ISLAMABAD: China on Thursday said the work on Dasu Hydropower Project in Pakistan has resumed.
The confirmation comes a day after reports that Islamabad has decided to compensate the victims of an attack on the dam last July in which 10 China nationals died while 28 others were injured.
“The Dasu Hydropower Project in Pakistan has resumed work,” said Zhao Lijian, spokesman for that nation’s Foreign Ministry, according to Chinese daily Global Times.
A bus carrying Chinese workers in Khyber Pakhtunkhwa had come under attack on July 14.
The Chinese workers and accompanying local staff were proceeding to their workplace for an ongoing project when the incident took place.
Four Pakistan nationals had also lost their lives in the attack.
A report in The Express Tribune on Wednesday said the government has “decided to compensate the 36 Chinese nationals, who died and were injured in a terrorist attack last year — aimed at removing a major irritant in bilateral relations.”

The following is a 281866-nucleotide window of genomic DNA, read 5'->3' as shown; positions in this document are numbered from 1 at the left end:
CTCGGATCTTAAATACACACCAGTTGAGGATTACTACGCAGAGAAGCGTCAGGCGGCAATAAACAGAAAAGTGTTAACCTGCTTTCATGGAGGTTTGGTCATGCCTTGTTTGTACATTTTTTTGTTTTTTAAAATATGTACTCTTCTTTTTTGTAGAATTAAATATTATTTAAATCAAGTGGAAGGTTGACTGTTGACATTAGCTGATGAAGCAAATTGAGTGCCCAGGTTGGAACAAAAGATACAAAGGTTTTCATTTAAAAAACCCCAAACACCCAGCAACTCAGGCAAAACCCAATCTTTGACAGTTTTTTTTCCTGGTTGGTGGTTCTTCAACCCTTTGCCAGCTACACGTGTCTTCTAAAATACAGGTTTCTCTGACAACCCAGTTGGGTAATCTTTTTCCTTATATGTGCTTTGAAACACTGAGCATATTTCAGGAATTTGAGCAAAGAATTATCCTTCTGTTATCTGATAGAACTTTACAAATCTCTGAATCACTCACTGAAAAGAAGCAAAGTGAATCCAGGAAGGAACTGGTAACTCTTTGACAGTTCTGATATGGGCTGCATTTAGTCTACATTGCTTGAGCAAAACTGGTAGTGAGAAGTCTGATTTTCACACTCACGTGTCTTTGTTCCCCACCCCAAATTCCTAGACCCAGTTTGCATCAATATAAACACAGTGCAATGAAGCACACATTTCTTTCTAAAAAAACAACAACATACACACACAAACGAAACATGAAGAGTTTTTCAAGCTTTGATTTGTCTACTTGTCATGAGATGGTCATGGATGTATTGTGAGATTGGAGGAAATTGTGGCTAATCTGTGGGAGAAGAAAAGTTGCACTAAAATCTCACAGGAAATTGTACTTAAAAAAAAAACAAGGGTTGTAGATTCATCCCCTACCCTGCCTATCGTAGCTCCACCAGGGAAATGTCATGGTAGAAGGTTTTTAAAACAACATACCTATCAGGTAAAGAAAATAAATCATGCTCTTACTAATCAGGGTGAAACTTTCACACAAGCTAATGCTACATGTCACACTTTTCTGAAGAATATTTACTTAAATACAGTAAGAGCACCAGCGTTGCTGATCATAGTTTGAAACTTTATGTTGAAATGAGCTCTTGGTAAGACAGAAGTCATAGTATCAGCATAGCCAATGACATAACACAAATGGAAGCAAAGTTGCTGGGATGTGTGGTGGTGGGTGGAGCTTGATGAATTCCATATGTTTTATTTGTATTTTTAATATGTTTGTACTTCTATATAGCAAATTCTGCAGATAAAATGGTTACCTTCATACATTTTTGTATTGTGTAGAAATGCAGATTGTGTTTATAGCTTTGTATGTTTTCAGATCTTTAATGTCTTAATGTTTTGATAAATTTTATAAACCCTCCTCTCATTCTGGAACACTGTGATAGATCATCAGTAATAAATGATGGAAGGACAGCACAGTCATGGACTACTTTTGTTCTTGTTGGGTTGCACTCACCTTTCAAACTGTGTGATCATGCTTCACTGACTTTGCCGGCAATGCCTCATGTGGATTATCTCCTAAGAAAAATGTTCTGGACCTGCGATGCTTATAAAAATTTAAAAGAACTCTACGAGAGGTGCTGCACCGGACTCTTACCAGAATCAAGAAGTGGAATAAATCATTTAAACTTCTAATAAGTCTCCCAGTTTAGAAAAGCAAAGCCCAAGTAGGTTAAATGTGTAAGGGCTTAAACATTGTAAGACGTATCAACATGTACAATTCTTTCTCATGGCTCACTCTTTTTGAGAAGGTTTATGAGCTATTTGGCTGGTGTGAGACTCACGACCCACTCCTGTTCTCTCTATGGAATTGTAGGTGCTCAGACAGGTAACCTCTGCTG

“The government has worked out four different compensation amounts ranging from $4.6 million to $20.3 million,” the report claimed.
A local official had told Anadolu Agency, on the condition of anonymity, after the attack that the explosion was “apparently carried out through an improvised explosive device” near the construction site of the Dasu hydropower project in Upper Kohistan district.
The Dasu hydropower project is part of the China-Pakistan Economic Corridor (CPEC), a $65 billion project aimed at connecting China’s northwestern Xinjiang province to the port of Gwadar in Balochistan.
Beijing had asked Pakistan to thoroughly investigate the incident, and arrest the perpetrators to protect the Chinese personnel and projects, according to the state-run Global Times newspaper.
A large number of Chinese nationals are based in Pakistan to supervise infrastructure projects. The army has also created a special security division for the security of CPEC and its workforce.